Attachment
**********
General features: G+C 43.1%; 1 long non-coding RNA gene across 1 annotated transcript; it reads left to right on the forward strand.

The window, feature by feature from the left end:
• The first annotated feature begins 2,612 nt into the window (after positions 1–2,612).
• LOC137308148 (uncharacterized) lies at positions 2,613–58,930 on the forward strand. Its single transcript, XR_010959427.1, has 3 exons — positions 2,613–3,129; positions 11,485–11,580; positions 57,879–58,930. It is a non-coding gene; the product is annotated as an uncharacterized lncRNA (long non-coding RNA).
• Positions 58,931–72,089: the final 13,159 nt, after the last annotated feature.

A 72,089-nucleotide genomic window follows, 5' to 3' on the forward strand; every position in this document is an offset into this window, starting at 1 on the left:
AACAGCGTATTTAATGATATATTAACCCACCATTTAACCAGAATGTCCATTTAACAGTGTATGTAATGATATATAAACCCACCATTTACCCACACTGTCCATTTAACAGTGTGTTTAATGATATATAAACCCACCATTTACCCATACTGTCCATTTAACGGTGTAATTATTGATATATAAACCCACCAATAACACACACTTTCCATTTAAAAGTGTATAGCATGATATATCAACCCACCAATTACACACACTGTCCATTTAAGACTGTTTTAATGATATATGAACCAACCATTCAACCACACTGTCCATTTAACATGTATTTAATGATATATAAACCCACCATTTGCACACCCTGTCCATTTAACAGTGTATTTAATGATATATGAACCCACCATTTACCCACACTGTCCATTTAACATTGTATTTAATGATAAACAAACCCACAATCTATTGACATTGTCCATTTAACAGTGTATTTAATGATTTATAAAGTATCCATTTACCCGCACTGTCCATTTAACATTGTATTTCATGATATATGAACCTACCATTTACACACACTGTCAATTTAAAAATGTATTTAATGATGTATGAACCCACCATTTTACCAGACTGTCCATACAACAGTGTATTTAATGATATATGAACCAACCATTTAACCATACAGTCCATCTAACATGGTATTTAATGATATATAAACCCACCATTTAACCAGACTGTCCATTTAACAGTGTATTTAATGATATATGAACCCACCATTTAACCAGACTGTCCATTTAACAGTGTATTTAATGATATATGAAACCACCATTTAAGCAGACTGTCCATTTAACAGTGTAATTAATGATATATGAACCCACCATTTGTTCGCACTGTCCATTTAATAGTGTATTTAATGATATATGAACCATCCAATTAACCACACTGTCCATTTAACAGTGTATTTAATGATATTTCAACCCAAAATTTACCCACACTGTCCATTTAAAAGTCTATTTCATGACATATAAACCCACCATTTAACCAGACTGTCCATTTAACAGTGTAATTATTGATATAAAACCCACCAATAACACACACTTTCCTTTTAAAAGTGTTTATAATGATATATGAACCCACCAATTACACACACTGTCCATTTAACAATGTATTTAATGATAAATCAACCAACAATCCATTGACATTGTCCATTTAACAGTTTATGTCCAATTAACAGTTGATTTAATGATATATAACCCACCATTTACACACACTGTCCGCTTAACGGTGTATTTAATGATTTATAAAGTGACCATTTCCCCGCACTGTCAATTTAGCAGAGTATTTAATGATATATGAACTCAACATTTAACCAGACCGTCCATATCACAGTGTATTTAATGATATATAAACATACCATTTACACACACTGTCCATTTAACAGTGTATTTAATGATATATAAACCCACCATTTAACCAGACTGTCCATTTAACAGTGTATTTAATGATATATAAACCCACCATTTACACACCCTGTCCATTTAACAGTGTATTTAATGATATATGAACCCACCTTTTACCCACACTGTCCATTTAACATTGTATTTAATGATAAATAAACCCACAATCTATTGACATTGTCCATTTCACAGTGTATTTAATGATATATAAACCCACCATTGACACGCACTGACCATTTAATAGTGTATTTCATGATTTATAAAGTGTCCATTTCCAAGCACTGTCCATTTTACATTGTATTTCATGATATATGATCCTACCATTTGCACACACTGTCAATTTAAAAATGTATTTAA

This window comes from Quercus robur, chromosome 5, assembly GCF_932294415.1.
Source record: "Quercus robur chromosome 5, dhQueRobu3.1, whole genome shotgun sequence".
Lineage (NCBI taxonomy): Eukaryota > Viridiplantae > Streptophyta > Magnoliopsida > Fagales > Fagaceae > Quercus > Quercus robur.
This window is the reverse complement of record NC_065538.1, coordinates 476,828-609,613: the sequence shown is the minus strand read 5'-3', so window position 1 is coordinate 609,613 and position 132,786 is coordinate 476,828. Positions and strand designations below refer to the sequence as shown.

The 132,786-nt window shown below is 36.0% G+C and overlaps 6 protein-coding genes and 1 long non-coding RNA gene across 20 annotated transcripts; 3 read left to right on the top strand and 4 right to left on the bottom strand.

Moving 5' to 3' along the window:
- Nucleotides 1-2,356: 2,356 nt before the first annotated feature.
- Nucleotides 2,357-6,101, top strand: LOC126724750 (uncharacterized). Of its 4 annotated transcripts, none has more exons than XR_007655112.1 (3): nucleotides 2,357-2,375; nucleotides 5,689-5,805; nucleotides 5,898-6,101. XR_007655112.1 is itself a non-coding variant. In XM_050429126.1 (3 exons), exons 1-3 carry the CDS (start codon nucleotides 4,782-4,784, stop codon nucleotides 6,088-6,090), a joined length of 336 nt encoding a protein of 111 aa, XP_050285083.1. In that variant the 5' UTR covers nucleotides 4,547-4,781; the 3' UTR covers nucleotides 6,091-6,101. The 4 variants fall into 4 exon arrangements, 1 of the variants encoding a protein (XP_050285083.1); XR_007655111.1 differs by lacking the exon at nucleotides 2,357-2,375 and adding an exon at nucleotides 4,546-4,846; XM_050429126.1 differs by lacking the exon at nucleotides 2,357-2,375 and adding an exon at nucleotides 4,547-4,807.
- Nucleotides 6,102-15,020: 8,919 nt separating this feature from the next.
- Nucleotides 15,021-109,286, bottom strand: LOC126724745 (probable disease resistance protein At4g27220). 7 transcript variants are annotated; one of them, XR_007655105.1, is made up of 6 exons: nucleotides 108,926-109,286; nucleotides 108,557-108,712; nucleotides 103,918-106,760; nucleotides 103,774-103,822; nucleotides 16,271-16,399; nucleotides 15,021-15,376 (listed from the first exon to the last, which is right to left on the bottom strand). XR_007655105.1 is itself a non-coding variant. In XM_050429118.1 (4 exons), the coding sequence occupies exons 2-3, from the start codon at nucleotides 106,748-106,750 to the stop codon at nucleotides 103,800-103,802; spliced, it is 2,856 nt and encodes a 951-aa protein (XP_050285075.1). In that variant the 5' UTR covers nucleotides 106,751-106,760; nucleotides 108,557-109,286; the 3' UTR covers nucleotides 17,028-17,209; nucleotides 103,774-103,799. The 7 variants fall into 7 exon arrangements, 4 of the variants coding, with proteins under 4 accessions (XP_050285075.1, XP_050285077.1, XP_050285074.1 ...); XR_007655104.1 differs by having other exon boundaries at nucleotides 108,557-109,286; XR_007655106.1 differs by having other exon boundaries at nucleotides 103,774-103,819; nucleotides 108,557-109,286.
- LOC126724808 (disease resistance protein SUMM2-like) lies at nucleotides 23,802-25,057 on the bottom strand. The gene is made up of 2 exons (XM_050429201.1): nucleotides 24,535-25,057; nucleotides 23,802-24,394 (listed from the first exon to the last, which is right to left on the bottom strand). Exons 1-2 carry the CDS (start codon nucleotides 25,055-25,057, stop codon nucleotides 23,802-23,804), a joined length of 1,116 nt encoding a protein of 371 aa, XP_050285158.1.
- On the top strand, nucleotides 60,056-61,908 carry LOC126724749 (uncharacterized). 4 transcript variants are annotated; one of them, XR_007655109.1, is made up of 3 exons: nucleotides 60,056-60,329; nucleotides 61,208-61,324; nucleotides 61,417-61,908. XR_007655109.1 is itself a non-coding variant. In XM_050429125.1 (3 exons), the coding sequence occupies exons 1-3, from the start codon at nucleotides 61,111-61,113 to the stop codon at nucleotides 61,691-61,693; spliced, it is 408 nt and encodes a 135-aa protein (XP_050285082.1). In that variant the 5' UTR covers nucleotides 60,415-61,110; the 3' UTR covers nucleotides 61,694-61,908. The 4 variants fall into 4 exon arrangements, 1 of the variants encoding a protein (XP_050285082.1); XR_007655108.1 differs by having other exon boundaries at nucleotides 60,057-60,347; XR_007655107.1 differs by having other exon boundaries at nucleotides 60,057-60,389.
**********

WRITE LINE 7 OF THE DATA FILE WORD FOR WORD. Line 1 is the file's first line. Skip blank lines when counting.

AACAGCGTATTTAATGATATATTAACCCACCATTTAACCAGAATGTCCATTTAACAGTGTATGTAATGATATATAAACCCACCATTTACCCACACTGTCCATTTAACAGTGTGTTTAATGATATATAAACCCACCATTTACCCATACTGTCCATTTAACGGTGTAATTATTGATATATAAACCCACCAATAACACACACTTTCCATTTAAAAGTGTATAGCATGATATATCAACCCACCAATTACACACACTGTCCATTTAAGACTGTTTTAATGATATATGAACCAACCATTCAACCACACTGTCCATTTAACATGTATTTAATGATATATAAACCCACCATTTGCACACCCTGTCCATTTAACAGTGTATTTAATGATATATGAACCCACCATTTACCCACACTGTCCATTTAACATTGTATTTAATGATAAACAAACCCACAATCTATTGACATTGTCCATTTAACAGTGTATTTAATGATTTATAAAGTATCCATTTACCCGCACTGTCCATTTAACATTGTATTTCATGATATATGAACCTACCATTTACACACACTGTCAATTTAAAAATGTATTTAATGATGTATGAACCCACCATTTTACCAGACTGTCCATACAACAGTGTATTTAATGATATATGAACCAACCATTTAACCATACAGTCCATCTAACATGGTATTTAATGATATATAAACCCACCATTTAACCAGACTGTCCATTTAACAGTGTATTTAATGATATATGAACCCACCATTTAACCAGACTGTCCATTTAACAGTGTATTTAATGATATATGAAACCACCATTTAAGCAGACTGTCCATTTAACAGTGTAATTAATGATATATGAACCCACCATTTGTTCGCACTGTCCATTTAATAGTGTATTTAATGATATATGAACCATCCAATTAACCACACTGTCCATTTAACAGTGTATTTAATGATATTTCAACCCAAAATTTACCCACACTGTCCATTTAAAAGTCTATTTCATGACATATAAACCCACCATTTAACCAGACTGTCCATTTAACAGTGTAATTATTGATATAAAACCCACCAATAACACACACTTTCCTTTTAAAAGTGTTTATAATGATATATGAACCCACCAATTACACACACTGTCCATTTAACAATGTATTTAATGATAAATCAACCAACAATCCATTGACATTGTCCATTTAACAGTTTATGTCCAATTAACAGTTGATTTAATGATATATAACCCACCATTTACACACACTGTCCGCTTAACGGTGTATTTAATGATTTATAAAGTGACCATTTCCCCGCACTGTCAATTTAGCAGAGTATTTAATGATATATGAACTCAACATTTAACCAGACCGTCCATATCACAGTGTATTTAATGATATATAAACATACCATTTACACACACTGTCCATTTAACAGTGTATTTAATGATATATAAACCCACCATTTAACCAGACTGTCCATTTAACAGTGTATTTAATGATATATAAACCCACCATTTACACACCCTGTCCATTTAACAGTGTATTTAATGATATATGAACCCACCTTTTACCCACACTGTCCATTTAACATTGTATTTAATGATAAATAAACCCACAATCTATTGACATTGTCCATTTCACAGTGTATTTAATGATATATAAACCCACCATTGACACGCACTGACCATTTAATAGTGTATTTCATGATTTATAAAGTGTCCATTTCCAAGCACTGTCCATTTTACATTGTATTTCATGATATATGATCCTACCATTTGCACACACTGTCAATTTAAAAATGTATTTAA